Problems with Using Standard Deviation
🔥 NEW Standard deviation is the most widely used measure of investment risk. It assumes all investors agree on the degree of risk in every investment.
However there are major concerns or drawbacks of using standard deviation (as singleparameter risk measures) to base investment decisions on:
 Firstly, investors tend to have different goals when making an investment plan. Some people are risk takers who want to get better return than in the markets on average and some people don't want to take any risk at all. Moreover, investor’s age and wealth dictate different perceptions of the degree of risk in a given investment (Riddles, 2001).
 A second drawback of standard deviation is the underlying data. If the data is not normally distributed then the standard deviation is likely to give misleading results. “A number of studies have demonstrated that investment returns are not normally distributed”. Hence, in the case of not normally distributed returns, investor using standard deviation as a risk measure is likely to reach wrong results (Riddles, 2001).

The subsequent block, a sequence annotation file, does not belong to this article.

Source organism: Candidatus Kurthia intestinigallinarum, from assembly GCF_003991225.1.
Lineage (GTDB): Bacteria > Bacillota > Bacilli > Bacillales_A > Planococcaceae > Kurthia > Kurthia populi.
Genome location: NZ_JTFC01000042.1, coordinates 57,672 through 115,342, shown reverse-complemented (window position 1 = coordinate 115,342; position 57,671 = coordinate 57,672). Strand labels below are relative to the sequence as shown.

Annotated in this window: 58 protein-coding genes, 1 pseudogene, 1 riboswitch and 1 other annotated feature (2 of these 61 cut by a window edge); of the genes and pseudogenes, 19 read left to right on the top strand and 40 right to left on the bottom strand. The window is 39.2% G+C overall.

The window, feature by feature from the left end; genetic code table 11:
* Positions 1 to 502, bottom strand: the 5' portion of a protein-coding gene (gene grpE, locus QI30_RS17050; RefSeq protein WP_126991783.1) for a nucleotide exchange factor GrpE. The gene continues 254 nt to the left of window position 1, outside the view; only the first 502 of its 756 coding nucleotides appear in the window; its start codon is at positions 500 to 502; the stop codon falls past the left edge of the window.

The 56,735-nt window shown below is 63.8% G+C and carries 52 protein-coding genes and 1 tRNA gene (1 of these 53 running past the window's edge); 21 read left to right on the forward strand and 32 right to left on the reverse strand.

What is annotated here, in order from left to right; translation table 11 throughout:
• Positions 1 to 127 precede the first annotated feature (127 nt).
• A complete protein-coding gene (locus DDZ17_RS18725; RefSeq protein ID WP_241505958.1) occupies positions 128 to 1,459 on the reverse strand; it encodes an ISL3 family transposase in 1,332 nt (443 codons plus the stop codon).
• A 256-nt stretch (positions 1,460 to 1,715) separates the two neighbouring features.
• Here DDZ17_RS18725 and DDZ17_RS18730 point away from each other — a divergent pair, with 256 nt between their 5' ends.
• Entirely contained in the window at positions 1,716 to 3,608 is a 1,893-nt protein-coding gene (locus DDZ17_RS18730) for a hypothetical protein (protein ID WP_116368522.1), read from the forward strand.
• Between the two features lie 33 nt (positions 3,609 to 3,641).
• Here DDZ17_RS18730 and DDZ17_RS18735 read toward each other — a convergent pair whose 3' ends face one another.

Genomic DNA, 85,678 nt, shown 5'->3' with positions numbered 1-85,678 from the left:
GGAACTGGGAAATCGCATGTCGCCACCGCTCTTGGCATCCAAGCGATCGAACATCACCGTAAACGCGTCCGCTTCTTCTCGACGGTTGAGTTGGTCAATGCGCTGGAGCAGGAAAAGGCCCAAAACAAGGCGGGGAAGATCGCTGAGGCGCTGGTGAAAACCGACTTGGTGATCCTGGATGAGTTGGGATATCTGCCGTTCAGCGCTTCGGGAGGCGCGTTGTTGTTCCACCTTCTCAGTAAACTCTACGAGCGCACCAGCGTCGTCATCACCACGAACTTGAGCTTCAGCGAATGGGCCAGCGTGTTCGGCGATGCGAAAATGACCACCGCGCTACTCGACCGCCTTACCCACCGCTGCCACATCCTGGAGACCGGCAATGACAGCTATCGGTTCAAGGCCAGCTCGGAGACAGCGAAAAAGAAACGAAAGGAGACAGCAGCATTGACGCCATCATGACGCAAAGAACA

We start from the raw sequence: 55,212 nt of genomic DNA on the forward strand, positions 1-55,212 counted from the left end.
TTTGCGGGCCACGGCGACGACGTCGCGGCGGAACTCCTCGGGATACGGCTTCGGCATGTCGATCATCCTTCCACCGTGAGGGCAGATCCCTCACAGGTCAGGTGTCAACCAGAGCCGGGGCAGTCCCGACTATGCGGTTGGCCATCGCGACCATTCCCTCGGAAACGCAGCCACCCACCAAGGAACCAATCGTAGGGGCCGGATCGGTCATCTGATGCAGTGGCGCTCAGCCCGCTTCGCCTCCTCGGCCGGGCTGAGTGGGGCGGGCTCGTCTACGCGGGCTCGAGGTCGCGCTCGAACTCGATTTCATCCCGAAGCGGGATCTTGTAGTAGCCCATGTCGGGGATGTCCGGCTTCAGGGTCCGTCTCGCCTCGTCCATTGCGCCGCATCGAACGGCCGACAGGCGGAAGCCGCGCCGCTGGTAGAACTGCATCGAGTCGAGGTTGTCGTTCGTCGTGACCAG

Moreover, standard deviation, which assumes normally distributed returns, does not take into account Skewness. If the Skewness is negative, it indicates that a return distribution has a tail extending towards values that are more negative. For positive Skewness, the impact is the opposite. (Rogers & Van Dyke, 2006). For example, in this study funds’ logarithm returns were more or less negatively skewed every year.
References:
1. Riddles, N.E. (2001), "A portfolio manager's view of downside risk".
2. Rogers, Douglas & Dyke, Christopher (2006), "Measuring the Volatility of Hedge Fund Returns". The Journal of Wealth Management 9. 4553, 10.3905/jwm.2006.628683.
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